Eighteenth-century science is seemingly characterized by a progressive ‘secularization’, in sofar as theological and metaphysical concerns tend to drop out of the scientific agenda. This process is difficult to understand if compared with seventeenth-century science, in which God and divine action in nature played a crucial role. In this paper, Andrea Sangiacomo will focus on the German philosopher Johann Christoph Sturm’s account of passive forms as a case study to better understand the conceptual changes that affected the secularization of early modern science. He will argue that Sturm’s account leads to dissociate the explanans of natural phenomena from considerations about the causal power(s) needed to bring about these phenomena. While Sturm maintains that God is the only true cause bringing about natural effects, he also claims that the specificity of natural effects must be empirically investigated by inquiring into natural forms. Forms no longer have any ‘active’ role in the causal process but still account for its specific features. The speaker will argue that this account of passive forms reveals how theological and metaphysical considerations about God’s involvement in nature can be progressively bracketed, by leading to an apparently theology-free science.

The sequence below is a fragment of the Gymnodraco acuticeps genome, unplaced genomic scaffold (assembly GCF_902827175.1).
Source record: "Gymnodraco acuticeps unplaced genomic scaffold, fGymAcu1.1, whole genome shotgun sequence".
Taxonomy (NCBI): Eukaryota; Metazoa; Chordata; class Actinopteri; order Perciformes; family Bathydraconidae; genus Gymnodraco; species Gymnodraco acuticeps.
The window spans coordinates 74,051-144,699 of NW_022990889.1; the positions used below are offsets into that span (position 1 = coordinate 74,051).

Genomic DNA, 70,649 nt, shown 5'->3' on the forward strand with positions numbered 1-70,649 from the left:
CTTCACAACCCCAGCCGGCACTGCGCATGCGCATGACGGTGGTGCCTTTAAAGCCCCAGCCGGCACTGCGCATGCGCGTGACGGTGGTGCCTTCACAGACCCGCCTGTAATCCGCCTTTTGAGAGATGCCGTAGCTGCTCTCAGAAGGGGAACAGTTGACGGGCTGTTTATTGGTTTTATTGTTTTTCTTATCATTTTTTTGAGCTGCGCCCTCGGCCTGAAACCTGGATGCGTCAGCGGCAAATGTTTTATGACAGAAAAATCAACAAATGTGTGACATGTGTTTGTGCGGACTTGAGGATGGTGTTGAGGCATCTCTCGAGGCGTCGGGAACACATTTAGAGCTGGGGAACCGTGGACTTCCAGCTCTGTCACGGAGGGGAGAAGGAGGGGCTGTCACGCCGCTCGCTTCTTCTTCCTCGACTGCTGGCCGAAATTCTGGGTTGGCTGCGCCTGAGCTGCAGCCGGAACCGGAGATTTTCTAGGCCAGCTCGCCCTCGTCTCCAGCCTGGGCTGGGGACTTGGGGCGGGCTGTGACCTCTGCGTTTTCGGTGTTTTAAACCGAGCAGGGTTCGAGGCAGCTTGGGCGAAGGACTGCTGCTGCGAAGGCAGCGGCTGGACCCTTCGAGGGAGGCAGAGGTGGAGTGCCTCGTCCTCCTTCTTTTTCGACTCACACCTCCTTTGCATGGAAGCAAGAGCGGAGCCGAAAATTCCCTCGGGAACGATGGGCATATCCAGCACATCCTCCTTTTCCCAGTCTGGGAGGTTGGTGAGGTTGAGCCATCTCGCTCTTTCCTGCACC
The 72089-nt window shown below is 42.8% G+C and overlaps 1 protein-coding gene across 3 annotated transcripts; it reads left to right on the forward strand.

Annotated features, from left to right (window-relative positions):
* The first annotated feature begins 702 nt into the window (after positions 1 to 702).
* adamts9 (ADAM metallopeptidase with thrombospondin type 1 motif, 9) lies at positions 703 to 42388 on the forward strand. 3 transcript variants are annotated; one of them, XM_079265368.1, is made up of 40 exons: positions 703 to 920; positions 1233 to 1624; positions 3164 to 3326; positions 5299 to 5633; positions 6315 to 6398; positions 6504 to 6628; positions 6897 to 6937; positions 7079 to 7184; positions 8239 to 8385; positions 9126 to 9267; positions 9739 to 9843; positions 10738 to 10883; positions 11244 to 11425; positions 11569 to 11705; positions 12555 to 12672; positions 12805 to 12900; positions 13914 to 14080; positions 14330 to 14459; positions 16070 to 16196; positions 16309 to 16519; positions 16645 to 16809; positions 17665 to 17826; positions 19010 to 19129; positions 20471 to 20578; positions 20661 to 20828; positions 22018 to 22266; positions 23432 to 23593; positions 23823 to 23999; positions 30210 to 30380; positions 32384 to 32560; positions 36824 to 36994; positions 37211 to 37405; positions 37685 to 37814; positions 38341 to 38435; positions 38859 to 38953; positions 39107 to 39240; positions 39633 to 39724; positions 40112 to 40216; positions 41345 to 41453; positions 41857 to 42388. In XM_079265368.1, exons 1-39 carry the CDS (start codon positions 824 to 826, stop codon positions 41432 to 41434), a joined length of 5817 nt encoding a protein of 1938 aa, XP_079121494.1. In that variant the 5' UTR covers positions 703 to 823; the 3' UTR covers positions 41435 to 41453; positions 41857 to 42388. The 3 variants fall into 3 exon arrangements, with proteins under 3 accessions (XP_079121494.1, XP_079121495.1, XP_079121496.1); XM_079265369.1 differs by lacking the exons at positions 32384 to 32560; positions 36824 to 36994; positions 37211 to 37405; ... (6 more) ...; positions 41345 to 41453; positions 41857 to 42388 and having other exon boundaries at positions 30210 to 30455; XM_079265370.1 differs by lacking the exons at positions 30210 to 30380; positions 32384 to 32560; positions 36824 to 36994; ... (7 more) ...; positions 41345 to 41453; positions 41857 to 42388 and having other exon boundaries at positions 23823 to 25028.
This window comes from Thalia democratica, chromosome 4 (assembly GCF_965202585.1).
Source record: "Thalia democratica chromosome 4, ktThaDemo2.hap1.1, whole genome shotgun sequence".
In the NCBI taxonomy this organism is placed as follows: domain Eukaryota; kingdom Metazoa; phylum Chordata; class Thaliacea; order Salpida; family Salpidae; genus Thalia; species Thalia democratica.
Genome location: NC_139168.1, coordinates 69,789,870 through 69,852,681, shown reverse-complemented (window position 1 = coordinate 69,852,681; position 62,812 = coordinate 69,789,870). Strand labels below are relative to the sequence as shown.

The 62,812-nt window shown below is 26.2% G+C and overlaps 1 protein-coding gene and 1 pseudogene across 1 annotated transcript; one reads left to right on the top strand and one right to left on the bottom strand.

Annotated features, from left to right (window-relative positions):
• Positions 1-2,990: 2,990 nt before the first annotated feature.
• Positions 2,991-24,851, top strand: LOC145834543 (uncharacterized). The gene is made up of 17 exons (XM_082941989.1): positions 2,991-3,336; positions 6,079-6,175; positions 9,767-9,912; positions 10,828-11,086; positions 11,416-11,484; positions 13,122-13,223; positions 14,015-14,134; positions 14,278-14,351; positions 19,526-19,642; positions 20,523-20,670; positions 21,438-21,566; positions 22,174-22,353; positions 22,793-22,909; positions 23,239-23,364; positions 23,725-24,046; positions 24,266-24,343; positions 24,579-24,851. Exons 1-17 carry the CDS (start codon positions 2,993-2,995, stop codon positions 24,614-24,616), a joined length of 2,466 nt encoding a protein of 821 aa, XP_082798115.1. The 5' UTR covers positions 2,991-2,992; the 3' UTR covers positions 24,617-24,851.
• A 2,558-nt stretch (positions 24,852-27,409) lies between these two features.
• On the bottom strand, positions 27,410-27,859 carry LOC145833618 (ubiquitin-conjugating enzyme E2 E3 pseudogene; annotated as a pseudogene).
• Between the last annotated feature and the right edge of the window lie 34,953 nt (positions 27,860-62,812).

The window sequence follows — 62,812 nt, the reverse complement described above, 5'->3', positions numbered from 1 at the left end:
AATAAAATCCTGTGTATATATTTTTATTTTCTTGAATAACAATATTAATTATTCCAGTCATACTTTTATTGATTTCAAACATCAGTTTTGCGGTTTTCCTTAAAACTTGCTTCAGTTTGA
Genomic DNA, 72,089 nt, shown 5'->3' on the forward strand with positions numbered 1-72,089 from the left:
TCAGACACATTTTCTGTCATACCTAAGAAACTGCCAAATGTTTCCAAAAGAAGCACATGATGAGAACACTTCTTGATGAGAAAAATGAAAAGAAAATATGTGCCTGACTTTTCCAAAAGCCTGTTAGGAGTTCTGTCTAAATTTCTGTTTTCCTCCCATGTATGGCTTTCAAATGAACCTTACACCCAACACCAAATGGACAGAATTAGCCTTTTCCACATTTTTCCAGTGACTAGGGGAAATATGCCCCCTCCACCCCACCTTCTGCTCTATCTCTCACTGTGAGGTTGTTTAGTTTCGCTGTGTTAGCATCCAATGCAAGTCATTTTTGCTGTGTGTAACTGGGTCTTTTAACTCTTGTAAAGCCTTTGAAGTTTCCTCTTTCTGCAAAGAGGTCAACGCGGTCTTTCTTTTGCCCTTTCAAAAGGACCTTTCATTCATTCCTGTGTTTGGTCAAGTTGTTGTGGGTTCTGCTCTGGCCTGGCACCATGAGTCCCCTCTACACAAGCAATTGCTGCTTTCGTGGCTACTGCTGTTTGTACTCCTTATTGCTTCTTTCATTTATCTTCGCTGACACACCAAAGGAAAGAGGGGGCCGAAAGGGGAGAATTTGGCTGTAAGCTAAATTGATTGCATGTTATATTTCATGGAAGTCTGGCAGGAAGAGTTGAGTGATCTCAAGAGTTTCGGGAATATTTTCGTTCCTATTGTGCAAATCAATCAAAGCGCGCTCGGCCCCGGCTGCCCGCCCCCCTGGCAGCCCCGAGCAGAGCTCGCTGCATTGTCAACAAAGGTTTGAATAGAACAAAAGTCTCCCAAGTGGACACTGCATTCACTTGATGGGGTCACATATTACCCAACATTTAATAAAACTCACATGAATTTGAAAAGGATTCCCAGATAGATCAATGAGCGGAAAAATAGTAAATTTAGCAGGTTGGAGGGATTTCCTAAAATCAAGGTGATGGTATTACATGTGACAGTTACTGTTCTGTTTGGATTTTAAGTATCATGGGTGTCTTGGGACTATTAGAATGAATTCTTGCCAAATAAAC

Wednesday, 5 October, Faculty of Theology, Room 253, Oude Boteringestraat 38, 16:30-18:00
The birth of the child murder accusation against Jews, associated with the Vita et passio Willelmi Norwicensis
Miri Rubin, Queen Mary University London